Although Ehud Olmert has had a tough time, his tenure has seen Israel recover much of its deterrent capability. It’s now up to Netanyahu to turn this momentum into peace.
Israel has been relentlessly pounded in the international press for its attack on the Gaza Strip. The latest example is a cartoon by Patrick Oliphant, which portrays a goose-stepping Israeli soldier wheeling a fanged Jewish star pointed at a little female representing Gaza. Resorting to equating Israeli soldiers with Nazis is foolish and misplaced, an emotionally exploitative act that itself does violence to history.
The blunt truth is that Gaza does represent a security threat to Israel, something that was underscored by the bold Israeli attack in January on a weapons convoy in Sudan headed for Gaza. The strike was a blow against both Hamas and Iran, not to mention further unwelcome publicity for Brigadier Omar al-Bashir, who is already in hot water with the International Criminal Court and who has longstanding links with Tehran. For Israel, the strike serves as a reassuring sign that its intelligence and security forces have not lost their mojo. As Prime Minister Ehud Olmert put it on Thursday, "Israel has never had stronger deterrence than it has gained in the last few years." Indeed, Olmert's record, which has been fiercely criticized, may itself be coming in for revision.
Despite the hand-wringing over Israel's incursions into Lebanon and Gaza, both actions were basically successful. The border with Lebanon has been quiet. No doubt the Lebanon conflict revealed grievous shortcomings in Israel's war-fighting capabilities, but as the Gaza war indicated, they have largely been rectified. Israel has dramatically improved its ability to fight unconventional, guerrilla forces. The Sudan strike puts Iran on notice that it cannot simply smuggle weapons into Gaza with impunity. Olmert also deserves high marks for bombing a suspected Syrian nuclear facility in September 2007. As Amos Harel astutely notes in the March 26 Haaretz.com,
Despite his deficiencies, the prime minister has throughout his term demonstrated a steely determination in leading military operations into enemy territory. A series of decisions, some of which we only learn of through reports in foreign media, reflect a willingness to take risks in approving distant, secret operations aimed at ensuring Israel's strategic position.
If Olmert has been prepared to use military force, it's also the case that he has publicly acknowledged that Israel must reach an accommodation with the Palestinians and the Syrians based on concessions. At a conference at the Interdisciplinary Center in Herzliya, the Jerusalem Post noted that Olmert warned, "Time is not working in Israel's favor. If Israel doesn't initiate a political solution in an active and dynamic fashion it will be harming its own interests."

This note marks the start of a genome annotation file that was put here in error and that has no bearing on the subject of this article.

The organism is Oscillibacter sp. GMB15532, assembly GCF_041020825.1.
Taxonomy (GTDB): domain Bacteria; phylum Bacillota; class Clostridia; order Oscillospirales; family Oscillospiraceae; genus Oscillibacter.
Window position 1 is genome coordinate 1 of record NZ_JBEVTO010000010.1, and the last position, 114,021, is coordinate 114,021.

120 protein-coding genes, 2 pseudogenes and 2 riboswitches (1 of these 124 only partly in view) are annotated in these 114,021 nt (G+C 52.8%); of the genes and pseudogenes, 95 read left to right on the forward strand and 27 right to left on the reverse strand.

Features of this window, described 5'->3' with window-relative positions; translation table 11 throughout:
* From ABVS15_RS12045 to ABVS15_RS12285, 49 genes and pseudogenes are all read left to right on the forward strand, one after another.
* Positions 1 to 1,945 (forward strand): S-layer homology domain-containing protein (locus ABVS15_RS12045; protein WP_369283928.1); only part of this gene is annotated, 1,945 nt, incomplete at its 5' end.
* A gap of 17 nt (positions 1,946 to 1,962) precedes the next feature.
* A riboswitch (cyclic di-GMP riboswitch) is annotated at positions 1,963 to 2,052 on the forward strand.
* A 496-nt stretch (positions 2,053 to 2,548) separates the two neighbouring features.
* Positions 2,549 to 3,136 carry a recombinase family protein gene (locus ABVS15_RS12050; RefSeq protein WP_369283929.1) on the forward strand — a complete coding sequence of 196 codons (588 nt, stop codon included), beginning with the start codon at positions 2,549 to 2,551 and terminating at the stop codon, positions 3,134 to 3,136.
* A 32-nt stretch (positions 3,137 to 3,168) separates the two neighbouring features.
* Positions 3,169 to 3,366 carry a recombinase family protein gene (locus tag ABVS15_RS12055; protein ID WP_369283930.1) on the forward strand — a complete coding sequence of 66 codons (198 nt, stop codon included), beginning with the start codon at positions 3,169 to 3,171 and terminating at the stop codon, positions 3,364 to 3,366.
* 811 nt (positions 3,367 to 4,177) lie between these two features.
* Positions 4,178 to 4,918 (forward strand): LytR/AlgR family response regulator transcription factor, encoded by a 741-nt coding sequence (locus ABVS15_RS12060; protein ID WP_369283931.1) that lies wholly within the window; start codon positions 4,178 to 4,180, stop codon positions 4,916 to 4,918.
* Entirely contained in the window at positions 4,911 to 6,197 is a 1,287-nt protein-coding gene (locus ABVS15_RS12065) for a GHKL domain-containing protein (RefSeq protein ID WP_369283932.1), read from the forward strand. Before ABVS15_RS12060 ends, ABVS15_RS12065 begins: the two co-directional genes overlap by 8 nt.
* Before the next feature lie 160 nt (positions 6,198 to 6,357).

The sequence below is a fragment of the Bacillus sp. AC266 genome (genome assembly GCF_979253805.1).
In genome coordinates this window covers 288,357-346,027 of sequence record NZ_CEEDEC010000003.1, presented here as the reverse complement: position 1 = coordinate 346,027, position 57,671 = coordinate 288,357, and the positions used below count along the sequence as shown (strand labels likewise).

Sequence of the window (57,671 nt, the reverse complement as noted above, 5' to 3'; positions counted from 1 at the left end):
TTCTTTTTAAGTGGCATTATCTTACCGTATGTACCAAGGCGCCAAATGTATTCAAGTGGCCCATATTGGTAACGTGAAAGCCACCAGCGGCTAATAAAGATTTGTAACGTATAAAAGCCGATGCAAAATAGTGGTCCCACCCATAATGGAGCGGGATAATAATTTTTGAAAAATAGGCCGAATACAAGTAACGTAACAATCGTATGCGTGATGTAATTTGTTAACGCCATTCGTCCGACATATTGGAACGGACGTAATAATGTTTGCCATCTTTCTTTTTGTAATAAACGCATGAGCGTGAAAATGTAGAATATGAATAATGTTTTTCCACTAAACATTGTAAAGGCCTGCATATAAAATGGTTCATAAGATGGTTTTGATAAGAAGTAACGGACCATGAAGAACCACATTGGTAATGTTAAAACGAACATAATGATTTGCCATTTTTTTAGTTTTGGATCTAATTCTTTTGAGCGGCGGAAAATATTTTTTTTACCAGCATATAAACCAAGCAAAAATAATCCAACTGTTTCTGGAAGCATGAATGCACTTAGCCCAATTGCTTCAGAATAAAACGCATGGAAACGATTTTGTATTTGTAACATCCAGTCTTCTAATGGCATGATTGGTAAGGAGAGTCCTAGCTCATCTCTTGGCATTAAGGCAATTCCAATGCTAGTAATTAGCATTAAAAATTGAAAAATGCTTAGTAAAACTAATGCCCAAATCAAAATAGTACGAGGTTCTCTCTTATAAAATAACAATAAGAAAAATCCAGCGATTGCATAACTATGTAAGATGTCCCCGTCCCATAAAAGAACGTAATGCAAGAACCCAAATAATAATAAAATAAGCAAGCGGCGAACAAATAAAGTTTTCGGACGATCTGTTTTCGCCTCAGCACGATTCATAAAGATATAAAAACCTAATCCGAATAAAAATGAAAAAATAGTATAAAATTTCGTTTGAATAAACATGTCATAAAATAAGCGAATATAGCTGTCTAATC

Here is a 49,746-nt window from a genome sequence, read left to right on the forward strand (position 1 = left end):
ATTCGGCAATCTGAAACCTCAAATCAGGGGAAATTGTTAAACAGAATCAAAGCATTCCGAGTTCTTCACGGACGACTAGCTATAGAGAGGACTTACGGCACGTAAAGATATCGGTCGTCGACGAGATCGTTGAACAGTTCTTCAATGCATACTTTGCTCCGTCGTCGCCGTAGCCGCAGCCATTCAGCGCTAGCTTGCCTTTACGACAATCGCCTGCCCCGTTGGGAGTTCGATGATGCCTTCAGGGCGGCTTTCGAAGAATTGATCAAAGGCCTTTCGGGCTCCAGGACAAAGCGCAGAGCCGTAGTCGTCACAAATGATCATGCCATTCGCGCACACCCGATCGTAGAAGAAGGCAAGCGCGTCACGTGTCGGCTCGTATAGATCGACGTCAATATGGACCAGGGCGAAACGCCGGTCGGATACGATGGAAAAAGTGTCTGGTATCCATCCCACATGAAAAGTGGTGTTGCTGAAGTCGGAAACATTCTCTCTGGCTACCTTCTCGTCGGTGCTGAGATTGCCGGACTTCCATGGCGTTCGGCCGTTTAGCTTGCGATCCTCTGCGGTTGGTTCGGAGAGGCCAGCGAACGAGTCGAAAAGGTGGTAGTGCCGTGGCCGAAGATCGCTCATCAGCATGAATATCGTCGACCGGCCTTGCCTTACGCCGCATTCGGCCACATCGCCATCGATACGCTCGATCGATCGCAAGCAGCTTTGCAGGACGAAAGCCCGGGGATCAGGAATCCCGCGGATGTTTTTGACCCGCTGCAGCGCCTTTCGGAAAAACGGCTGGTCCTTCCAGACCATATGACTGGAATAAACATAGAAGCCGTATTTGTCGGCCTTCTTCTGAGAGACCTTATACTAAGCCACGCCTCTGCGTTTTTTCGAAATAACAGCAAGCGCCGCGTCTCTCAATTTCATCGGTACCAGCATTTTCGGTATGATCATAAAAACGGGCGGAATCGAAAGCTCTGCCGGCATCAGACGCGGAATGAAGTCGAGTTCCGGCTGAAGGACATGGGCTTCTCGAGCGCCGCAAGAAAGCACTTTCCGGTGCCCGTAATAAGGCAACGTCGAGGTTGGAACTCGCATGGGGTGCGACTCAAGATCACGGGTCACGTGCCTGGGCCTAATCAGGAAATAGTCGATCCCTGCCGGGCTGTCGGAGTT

Now Israel needs its Ronald Reagan. Someone who understands the utility of force, but is also prepared to cut deals with his adversaries. Will Benjamin Netanyahu, the incoming prime minister, be the new Gipper with Ehud Barak playing a moderate George Shultz? In The National Interest, the sage Walter Laqueur recently concluded that the Israeli-Palestinian conflict will likely drag on, no matter what professions of peace are made by either Israeli or American leaders. The Israelis and Palestinians, then, are simply locked in an endless and violent struggle. Maybe. But the Obama administration is intent on creating a Syrian-Israeli peace accord, which would do much to weaken Iran's aspirations to become primus inter pares in the Middle East.
What's more, Netanyahu is, at bottom, an opportunist and the Obama administration will be pushing him to reach some kind of deal with the Palestinians. But in exchange, Netanyahu might demand a free hand toward Iran, which Obama will be most reluctant to grant. The raid in Sudan was a warning shot to Tehran. But a broader war in the Persian Gulf, just as America is trying to extricate itself from Iraq and gear up the fight in Afghanistan, could serve as the real catastrophic body blow to the world economy. Anyway, President Obama will be meeting next week in London with Russian and Chinese leaders, eager to win their support for both negotiating with Iran and taking a tougher line toward it on nuclear weapons. The challenge for Obama is to reach a deal with Tehran within the next year. If he fails, he will himself come under intense fire from conservatives and neoconservatives for betraying Israel, especially if Iran successfully tests a nuclear weapon.
For now, Olmert has taken tough decisions. His actions may well make it easier for his successor, Netanyahu, to emerge as a peacemaker. It would be one of the ironies of history if Netanyahu fulfilled that role, but not a wholly implausible one.
Jacob Heilbrunn is a senior editor at The National Interest.